Well, it has been a while since our last blog. Oh wait, we just checked and it has been over seven months! So why the lengthy break? It would appear to be caused by (1) an extended period of living in our home in Boulder City without much travel, and (2) a combination of blogging fatigue and laziness. Our main reason for maintaining this blog since going full-time in 2010 has been to document interesting locations and experiences we encounter in our travels. Since our last blog from Colorado we returned to Nevada and have spent most of the time there, enjoying visits from family and friends and exploring the area around Lake Mead. Many of the hikes we have done there are repeats that we have included in blogs from previous visits so we didn’t want to repeat ourselves.
We did take the motorhome to Borrego Springs, CA for the month of January for some time on the golf course and spending time with friends Dave and Sue (Beluga’s Excellent Adventures). But since we have blogged about that area numerous times during previous visits, we didn’t really have anything new to add (combined with that phenomenon called laziness).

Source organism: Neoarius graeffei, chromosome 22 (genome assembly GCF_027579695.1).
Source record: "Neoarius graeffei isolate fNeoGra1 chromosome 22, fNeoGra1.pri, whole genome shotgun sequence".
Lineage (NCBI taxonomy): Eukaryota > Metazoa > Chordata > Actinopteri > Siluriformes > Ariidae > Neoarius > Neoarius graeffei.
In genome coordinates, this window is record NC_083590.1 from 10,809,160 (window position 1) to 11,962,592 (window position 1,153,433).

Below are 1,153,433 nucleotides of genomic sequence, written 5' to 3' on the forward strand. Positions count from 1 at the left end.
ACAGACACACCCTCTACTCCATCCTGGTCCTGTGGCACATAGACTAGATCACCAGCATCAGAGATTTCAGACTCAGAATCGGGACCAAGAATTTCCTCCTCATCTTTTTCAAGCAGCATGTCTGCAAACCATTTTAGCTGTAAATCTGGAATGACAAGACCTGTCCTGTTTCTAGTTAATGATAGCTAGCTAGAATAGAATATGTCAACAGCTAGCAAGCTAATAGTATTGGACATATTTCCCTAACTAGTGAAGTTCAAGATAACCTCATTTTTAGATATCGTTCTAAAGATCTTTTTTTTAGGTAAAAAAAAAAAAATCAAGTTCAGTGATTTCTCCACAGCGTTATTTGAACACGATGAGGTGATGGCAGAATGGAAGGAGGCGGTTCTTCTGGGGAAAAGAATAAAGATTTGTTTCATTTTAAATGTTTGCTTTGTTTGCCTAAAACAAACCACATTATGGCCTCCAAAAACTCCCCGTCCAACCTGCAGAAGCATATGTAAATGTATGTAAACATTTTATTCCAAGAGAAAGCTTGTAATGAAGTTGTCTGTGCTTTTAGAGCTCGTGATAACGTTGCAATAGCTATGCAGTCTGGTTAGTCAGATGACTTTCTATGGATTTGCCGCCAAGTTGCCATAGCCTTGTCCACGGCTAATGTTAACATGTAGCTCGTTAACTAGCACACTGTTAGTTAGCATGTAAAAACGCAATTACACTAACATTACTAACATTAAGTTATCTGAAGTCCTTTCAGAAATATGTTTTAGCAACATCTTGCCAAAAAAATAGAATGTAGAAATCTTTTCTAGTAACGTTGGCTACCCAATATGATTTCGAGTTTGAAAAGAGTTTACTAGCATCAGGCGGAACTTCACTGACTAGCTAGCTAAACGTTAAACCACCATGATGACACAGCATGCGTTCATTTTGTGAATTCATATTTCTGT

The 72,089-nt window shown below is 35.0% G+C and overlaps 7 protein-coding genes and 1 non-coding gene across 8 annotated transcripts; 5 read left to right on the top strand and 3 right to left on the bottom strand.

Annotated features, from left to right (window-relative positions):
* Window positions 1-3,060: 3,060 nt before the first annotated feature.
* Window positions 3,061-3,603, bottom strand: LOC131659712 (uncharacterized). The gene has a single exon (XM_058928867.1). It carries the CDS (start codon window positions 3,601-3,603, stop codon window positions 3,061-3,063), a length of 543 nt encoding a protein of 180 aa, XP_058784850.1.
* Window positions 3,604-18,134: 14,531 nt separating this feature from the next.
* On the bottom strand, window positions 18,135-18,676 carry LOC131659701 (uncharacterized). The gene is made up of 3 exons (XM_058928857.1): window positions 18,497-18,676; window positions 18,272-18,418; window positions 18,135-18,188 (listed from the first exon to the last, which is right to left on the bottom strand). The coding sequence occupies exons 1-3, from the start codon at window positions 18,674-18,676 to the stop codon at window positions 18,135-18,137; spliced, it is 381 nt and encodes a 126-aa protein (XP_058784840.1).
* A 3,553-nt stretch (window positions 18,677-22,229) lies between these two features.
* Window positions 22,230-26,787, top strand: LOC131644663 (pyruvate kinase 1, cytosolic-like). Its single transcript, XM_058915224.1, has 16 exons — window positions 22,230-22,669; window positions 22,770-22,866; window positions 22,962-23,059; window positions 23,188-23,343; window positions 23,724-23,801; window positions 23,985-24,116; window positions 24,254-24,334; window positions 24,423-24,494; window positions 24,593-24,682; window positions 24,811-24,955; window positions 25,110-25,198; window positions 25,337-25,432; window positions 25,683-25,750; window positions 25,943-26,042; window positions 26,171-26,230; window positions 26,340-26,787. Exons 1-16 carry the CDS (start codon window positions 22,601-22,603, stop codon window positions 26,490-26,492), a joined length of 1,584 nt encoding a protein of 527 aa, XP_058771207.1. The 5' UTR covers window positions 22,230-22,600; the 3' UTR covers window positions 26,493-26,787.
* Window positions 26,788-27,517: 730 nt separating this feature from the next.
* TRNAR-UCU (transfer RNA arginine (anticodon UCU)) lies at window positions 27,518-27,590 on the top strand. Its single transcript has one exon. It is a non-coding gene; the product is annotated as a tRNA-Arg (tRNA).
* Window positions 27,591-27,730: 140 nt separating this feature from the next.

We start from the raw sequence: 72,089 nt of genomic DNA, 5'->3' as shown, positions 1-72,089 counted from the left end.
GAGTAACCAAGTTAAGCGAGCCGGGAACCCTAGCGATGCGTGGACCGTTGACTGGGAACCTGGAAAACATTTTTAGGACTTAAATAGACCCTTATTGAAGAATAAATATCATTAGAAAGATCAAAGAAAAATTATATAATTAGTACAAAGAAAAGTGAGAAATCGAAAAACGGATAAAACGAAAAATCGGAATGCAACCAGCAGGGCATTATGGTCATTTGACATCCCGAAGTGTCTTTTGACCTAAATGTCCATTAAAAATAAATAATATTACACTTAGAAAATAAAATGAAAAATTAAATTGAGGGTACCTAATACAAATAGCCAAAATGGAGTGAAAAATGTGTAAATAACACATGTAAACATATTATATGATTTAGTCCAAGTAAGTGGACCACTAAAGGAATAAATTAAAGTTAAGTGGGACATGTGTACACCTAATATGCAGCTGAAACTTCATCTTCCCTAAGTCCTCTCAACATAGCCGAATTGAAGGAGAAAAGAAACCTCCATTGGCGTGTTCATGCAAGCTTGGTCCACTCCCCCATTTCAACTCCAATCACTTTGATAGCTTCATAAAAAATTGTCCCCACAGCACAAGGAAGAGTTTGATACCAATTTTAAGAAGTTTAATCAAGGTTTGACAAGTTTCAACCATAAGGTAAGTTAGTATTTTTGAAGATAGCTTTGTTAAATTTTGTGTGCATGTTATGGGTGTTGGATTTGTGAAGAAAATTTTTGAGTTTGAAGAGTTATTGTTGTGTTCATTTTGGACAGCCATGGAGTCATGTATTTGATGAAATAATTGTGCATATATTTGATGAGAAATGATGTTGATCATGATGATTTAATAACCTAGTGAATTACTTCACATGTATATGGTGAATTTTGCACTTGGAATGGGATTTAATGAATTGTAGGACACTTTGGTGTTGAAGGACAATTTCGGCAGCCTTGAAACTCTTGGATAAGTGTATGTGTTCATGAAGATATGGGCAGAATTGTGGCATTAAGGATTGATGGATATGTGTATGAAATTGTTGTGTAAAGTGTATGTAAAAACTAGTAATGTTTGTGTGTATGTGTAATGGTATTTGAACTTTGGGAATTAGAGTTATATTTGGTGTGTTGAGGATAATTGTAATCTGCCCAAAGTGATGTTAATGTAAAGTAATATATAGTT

Our plan was to hit the road again in early March, taking advantage of Spring weather and pre-vacation crowds. But Pam’s mother, who lives in northern New York, decided to sell her house and move into an apartment. She is getting up there in age (although still healthy and active) and needed our help for the move. So we recently flew east (on an airplane) to Baltimore, rented a pick-up, and headed north. After an overnight in York, PA to visit our daughter, Jessica, we drove to the St. Lawrence River town of Clayton. It took a few days but before we left Fran was comfortably set up in her new apartment.
So now we’re back in the west and off on a new adventure. Tentative plans are to go north into Montana with a goal of visiting the capitol city of Helena, before circling back to the south. With stops along the way in both directions, we will travel for about six weeks before returning to Boulder City.